Everything came to a head on August 24th, when the Germans and the Soviet Union set aside their differences to partition Poland between them. After signing a formal treaty to that effect, Germany declared war a week later, and swept into Poland. The rest of the Allies determined to fight back, and the Second Great War had begun.
By October 20th, Poland had fallen and been divided by the two vulturous powers on its east and west flanks. Turning west, the Reich declared war on Belgium, which joined the Allies along with a frightened Netherlands and Luxemburg.
November saw the Russians pressing a claim to Finland's southeastern provinces, and the Finns giving in rather than suffer the same fate as the Poles. Germany quickly annexed Luxemburg, and the Italians punched through the marginal French forces in the southeast of that country, swooping towards the Atlantic Coast and the Seine. Emboldened, previously neutral Romania joined the Axis.
Another 10.7% increase in the economy, to 207 million yen, rang in the New Year, as did the final designs of our first medium range submarines. The Prime Minister put off the Navy's requests to build some of these by requesting longer ranges, with the implication that they would be used against the United States. As that was the general goal of the Navy, they went off happy, and did not realize what were the Prime Minister's plans.
Since the outbreak of the Second Great War, the Saishou had been working up the populace towards war, claiming that the powers had abdicated their primary place in the world by plunging themselves into conflict again. A "Greater Asian Prosperity Sphere" was his proposed replacement; Japanese troops began to filter into the buffer region between Manchukuo and China.
On January 5th, Italian troops took Brest and, desperate for any help, the Allies enlisted Yugoslavia with promises of Italian territory. That didn't quite work out as they planned, as the other Axis members were more than capable of handling the new problem. Romania in particular took most of the country, with Italy and Germany taking the north and Hungary a slice of the east. On the same day combat ended, March 24th, plans were completed for an even more advanced Japanese tank, the Type 4 Chi-To, which was easily the most powerful tank in the world, two or more years ahead of any other country's efforts. The Isai's plans were slowly coming to fruition.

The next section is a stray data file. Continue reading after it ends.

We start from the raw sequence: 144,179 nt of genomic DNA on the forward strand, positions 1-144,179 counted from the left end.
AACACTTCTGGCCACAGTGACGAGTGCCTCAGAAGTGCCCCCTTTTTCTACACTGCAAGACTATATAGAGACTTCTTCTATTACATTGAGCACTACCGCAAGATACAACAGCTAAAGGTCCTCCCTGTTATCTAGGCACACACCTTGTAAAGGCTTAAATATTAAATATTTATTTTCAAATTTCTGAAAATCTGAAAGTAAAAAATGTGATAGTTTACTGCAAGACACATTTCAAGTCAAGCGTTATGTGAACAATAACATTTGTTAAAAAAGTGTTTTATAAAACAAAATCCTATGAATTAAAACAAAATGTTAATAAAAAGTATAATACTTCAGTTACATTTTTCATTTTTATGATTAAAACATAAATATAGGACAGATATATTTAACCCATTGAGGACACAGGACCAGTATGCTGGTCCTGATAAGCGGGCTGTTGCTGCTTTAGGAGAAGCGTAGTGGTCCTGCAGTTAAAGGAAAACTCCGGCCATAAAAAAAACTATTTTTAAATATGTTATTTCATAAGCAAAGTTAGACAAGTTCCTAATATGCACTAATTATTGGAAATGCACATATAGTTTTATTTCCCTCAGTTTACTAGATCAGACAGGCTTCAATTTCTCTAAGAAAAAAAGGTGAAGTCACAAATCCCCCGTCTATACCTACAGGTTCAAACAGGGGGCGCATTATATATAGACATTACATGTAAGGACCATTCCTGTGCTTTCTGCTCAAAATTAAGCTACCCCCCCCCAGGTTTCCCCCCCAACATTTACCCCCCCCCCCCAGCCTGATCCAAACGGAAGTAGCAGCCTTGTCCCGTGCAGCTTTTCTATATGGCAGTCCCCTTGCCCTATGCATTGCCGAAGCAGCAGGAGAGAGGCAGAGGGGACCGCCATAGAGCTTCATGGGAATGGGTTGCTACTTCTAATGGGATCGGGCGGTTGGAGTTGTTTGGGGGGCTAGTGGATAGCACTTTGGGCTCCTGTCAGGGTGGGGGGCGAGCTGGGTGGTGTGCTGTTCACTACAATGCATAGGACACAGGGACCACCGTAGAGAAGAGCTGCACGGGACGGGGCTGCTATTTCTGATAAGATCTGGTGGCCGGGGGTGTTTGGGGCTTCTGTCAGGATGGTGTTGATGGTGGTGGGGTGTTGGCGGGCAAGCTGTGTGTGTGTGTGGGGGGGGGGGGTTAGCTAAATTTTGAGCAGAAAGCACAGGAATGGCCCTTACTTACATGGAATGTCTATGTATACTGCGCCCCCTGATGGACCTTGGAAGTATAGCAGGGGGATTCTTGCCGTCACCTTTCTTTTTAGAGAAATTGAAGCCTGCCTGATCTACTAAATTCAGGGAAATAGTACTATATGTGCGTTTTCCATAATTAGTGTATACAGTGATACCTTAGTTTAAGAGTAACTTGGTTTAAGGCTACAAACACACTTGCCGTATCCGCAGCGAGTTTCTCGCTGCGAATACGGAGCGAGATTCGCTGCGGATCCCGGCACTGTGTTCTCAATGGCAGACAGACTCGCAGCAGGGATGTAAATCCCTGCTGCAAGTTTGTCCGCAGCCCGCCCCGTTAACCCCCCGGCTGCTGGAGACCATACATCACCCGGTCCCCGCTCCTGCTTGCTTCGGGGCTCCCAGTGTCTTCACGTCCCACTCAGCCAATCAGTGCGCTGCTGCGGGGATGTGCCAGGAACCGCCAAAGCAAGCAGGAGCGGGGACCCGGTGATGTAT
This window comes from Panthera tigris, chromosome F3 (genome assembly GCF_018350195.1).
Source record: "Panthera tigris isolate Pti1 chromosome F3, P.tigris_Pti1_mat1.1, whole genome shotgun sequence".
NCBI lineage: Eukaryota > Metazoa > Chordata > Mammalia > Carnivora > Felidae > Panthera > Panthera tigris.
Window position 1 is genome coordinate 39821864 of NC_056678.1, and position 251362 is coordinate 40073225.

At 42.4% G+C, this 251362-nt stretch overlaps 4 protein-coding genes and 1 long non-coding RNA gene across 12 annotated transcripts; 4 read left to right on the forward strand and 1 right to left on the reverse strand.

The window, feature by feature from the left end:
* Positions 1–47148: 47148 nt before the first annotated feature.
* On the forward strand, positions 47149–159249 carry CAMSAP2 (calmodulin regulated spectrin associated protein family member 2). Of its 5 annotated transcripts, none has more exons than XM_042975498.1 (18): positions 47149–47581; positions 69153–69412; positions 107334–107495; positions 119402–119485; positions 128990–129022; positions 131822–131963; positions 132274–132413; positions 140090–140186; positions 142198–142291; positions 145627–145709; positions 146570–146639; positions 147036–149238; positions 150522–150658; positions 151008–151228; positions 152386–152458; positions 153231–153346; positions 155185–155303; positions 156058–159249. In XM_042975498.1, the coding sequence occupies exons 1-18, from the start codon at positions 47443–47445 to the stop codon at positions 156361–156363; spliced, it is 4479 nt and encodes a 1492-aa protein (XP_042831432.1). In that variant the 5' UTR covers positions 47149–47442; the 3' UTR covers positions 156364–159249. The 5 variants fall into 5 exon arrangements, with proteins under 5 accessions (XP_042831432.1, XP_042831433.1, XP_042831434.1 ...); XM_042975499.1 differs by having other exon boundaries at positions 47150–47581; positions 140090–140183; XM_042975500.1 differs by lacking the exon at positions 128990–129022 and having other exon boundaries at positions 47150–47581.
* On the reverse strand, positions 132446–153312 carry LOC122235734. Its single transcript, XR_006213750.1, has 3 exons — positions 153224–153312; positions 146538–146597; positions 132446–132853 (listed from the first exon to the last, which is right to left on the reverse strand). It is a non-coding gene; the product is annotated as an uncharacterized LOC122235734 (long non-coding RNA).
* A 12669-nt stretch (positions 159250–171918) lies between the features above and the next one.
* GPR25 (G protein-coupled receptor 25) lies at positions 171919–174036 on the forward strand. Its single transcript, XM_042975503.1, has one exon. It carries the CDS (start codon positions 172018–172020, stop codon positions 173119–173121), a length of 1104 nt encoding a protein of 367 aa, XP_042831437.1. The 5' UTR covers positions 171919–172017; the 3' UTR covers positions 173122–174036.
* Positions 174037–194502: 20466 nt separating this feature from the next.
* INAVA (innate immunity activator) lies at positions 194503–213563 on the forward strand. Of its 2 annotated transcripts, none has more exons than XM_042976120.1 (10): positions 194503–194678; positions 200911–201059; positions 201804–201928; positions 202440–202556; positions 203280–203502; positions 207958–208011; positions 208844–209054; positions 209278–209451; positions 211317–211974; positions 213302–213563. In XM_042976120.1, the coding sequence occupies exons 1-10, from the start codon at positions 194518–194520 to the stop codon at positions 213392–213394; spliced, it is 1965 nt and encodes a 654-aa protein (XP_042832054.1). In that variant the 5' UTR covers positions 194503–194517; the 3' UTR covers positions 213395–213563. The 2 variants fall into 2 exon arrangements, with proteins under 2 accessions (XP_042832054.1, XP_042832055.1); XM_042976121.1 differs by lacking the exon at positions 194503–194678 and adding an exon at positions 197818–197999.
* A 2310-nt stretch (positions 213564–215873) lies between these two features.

But even the Prime Minister was surprised by how quickly his schedule was moved up on April 3rd, 1940. With France almost entirely in the hands of Italy (and Germany on the line northeast of the Seine, including Paris and the continental provinces of the Netherlands and Belgium), the Axis turned on the Comintern. Italian troops battered their way into Communist Spain, while Germany and Romania pounced on the Soviet Union.
Disgust flared in Japan at the now three-cornered war, and the Isai decided the time was ripe to act. The West was far too distracted to cause us any problems, so long as we avoided trouble with the United States. The Japanese ambassador to the League (in its temporary quarters in Dublin) proposed that Japan clear away the corrupt dictatorships and ineffective home-rule "democracies" that had left all of Asia outside of Japan laid so low. The French and British were horrified, but slightly reassured by promises that their rule in their Asian colonies would not be touched. The Americans were more pleased, after Chiang Kai-Shek -- perhaps full of himself after clearing away his Chinese enemies -- refused to join the Allies. An Asian federation, free of corruption, dedicated to democracy, and friendlier to the under-pressure Allies seemed like a situation they could live with. Their arm-twisting convinced the League to stay quiet. On April 9th, war was declared against China.
As large as China was, the war was not particularly difficult. The Chinese bet everything on a decisive battle, and pushed a mass levée into Datong where they defeated a smallish mechanized infantry force. However, 20 divisions of Japanese infantry and three wings of aircraft were in the vicinity, and after concentrating in Zhangjiakou, they crushed the Chinese army. Meanwhile, two infantry divisions swept down the nearly undefended coast, while two armored divisions moved inland.